April 21, 2023

R.I.P. BuzzFeed News (2011-2023)

Frankie Pike

BuzzFeed’s chief executive Jonah Peretti announced Thursday that BuzzFeed will be shutting down BuzzFeed News and laying off 15 percent of its staff.

BuzzFeed became an Internet sensation in a remarkably short amount of time. It is known for its quizzes, memes, and coverage of online culture. It’s hard to imagine the 2010s without BuzzFeed.

BuzzFeed News was BuzzFeed’s attempt at investigative journalism and breaking news.

“While layoffs are occurring across nearly every division, we’ve determined that the company can no longer continue to fund BuzzFeed News as a standalone organization,” Peretti told staffers, according to CNN.

BuzzFeed’s January announcement that it would begin using artificial intelligence to create content made its stock spike more than 150 percent. Since then, the stock has tanked.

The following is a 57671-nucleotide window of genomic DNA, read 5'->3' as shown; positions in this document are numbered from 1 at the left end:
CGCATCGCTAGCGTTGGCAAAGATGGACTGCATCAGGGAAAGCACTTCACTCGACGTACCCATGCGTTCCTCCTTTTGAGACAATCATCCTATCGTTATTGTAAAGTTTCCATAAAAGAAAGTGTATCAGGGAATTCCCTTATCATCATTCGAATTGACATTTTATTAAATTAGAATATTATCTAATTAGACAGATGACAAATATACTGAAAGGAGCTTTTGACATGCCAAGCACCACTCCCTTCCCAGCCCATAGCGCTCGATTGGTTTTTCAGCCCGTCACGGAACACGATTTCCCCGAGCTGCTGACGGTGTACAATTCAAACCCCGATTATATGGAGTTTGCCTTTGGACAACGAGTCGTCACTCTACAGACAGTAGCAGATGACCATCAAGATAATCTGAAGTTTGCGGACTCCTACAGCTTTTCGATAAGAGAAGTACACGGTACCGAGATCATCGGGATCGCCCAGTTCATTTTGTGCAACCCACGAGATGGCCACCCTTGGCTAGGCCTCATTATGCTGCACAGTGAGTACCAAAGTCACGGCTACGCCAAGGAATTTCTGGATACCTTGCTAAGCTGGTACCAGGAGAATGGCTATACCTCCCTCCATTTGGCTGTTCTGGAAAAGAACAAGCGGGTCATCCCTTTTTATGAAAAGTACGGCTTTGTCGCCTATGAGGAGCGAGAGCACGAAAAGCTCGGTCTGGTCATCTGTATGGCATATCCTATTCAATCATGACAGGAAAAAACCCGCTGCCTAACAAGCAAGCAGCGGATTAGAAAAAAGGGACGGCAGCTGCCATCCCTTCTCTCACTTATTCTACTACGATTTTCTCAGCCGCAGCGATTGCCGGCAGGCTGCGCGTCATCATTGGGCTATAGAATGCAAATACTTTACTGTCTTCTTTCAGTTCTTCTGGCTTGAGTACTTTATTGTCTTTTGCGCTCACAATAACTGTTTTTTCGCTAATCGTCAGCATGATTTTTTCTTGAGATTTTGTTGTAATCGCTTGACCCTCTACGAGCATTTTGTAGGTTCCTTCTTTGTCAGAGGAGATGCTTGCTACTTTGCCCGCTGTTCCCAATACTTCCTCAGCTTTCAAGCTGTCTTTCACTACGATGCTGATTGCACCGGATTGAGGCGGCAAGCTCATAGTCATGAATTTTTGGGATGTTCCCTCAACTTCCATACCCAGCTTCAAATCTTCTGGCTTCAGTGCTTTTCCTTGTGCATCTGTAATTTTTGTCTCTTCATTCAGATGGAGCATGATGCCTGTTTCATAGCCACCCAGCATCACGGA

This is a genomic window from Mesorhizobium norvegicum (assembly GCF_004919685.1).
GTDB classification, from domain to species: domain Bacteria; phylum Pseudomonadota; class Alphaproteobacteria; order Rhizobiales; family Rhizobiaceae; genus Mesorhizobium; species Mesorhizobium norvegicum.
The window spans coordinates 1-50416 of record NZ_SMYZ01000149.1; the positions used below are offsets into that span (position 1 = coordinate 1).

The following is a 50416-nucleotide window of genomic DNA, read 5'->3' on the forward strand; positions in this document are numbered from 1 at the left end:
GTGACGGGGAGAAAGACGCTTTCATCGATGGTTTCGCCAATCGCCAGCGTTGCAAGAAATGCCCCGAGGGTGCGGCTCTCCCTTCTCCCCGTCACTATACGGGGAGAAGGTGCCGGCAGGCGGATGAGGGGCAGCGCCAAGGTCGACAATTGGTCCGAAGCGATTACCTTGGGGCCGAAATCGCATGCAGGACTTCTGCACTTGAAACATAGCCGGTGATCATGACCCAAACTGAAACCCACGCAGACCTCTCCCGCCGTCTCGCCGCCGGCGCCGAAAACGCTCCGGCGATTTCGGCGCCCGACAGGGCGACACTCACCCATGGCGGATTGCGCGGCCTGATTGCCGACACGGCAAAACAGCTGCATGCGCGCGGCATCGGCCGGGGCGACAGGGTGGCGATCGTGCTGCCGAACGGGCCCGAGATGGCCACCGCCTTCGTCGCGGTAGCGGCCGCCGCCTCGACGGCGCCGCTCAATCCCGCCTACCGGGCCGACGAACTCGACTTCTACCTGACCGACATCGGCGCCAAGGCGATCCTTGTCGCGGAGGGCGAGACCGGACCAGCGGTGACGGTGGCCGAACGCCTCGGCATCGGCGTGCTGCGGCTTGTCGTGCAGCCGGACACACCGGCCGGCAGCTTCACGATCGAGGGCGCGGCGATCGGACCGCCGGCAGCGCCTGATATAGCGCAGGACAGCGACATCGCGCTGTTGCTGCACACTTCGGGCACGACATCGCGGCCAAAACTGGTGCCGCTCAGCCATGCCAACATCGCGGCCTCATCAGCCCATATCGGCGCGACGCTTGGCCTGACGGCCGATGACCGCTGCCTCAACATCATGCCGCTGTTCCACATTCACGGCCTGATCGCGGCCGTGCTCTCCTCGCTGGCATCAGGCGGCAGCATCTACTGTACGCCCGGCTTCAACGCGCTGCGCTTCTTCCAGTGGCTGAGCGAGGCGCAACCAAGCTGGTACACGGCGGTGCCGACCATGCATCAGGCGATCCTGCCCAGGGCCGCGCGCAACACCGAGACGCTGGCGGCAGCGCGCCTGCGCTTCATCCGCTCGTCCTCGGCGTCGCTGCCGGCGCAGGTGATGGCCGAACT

Other news organizations are also facing struggles and have for some time. A March 2022 survey conducted among journalists in the U.S. found that 72 percent of respondents used negative words like “struggling” or “chaos” to depict the current state of the news industry. A mere two percent described the industry as “resilient” or “surviving.”

With massive layoffs plaguing the industry since 2000, it’s not hard to understand why.

Statistic: Number of job losses in the media industry in the United States from 2000 to 2022 | Statista

In honor of BuzzFeed News, here are our favorite BuzzFeed moments.

Purpose-Driven Winners and Losers

Every month, Ad Age talks with Thomas Kolster, founder and creative director at Copenhagen-based Goodvertising Agency, about the best and worst purpose marketing.

The big winners of the month were Heinz, Busch Light, Bolt, and Nescafe. The losers were Vanish, United Airlines, and Dove.

To put it simply, the winners (or “hits”—as Ad Age calls them) won because they built connections with consumers who are looking for companies that align with their values. The losers lost because they were inauthentic or a bad brand fit.

Other news

  • Vice Media has been looking to sell itself for several months. If it fails, the company may shut down Vice World News, according to The Wall Street Journal.
  • Insider is laying off 10 percent of its team, according to a memo.
  • Some CEOs are getting called out for being assholes (again).

That’s all for this week’s Marketing Roundup. Check back in next Friday for more news. And subscribe to our newsletter below for additional updates.